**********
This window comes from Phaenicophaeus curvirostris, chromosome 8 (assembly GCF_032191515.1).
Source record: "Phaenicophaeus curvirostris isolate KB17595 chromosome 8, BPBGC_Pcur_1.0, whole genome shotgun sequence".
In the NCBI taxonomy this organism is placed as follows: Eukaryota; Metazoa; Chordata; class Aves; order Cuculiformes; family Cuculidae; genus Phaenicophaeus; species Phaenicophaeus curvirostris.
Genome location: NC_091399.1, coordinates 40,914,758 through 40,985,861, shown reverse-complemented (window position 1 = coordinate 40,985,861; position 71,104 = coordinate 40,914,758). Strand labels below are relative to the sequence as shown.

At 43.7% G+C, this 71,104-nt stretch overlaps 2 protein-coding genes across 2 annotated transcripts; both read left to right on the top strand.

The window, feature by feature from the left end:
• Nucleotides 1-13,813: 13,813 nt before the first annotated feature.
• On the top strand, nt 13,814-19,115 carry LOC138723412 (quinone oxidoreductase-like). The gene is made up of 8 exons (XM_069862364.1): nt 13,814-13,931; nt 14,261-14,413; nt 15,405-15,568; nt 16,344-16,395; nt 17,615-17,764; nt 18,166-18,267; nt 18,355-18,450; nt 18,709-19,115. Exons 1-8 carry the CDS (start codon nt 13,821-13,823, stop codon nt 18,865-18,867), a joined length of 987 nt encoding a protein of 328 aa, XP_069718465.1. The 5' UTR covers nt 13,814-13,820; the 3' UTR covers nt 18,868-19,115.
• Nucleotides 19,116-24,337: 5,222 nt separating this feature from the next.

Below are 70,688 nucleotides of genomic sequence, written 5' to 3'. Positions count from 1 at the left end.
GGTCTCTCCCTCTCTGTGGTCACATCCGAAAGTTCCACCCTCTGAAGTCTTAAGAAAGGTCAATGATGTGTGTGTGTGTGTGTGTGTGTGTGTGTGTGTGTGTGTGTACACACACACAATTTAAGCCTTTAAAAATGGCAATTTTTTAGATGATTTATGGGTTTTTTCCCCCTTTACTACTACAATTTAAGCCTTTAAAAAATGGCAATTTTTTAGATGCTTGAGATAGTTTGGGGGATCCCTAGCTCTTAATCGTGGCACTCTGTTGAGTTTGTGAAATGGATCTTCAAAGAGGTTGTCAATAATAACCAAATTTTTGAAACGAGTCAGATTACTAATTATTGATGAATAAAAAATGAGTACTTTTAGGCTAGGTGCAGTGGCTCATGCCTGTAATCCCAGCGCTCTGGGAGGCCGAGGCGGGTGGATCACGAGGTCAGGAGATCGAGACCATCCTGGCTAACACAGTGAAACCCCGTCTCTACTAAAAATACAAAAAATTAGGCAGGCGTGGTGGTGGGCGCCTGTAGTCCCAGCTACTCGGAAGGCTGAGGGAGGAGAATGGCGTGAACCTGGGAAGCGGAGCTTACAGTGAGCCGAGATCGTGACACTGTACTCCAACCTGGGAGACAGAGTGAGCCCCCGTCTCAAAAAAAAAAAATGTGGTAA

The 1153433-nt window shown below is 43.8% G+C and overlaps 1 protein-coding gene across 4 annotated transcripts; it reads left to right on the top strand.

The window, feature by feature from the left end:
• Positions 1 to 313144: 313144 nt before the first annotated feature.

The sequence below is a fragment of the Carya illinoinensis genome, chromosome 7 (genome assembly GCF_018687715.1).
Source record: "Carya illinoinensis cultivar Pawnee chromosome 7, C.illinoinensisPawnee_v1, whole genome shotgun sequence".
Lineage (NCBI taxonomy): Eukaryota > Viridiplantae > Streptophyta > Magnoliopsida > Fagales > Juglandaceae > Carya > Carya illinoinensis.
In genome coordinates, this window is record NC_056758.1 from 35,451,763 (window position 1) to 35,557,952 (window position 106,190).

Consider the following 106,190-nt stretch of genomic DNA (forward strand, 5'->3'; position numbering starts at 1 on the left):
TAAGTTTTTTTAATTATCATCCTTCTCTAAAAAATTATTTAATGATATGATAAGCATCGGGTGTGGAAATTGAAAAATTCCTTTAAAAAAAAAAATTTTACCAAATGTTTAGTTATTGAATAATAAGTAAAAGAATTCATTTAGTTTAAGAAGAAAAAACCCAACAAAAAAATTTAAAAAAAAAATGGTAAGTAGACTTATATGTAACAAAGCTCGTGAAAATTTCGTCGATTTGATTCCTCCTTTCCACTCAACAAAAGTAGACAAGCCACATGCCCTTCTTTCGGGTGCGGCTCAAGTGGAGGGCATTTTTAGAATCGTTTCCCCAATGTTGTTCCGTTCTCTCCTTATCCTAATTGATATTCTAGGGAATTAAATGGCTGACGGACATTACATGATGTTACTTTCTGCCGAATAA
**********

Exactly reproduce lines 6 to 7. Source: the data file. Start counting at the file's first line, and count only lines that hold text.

The window, feature by feature from the left end:
• Nucleotides 1-13,813: 13,813 nt before the first annotated feature.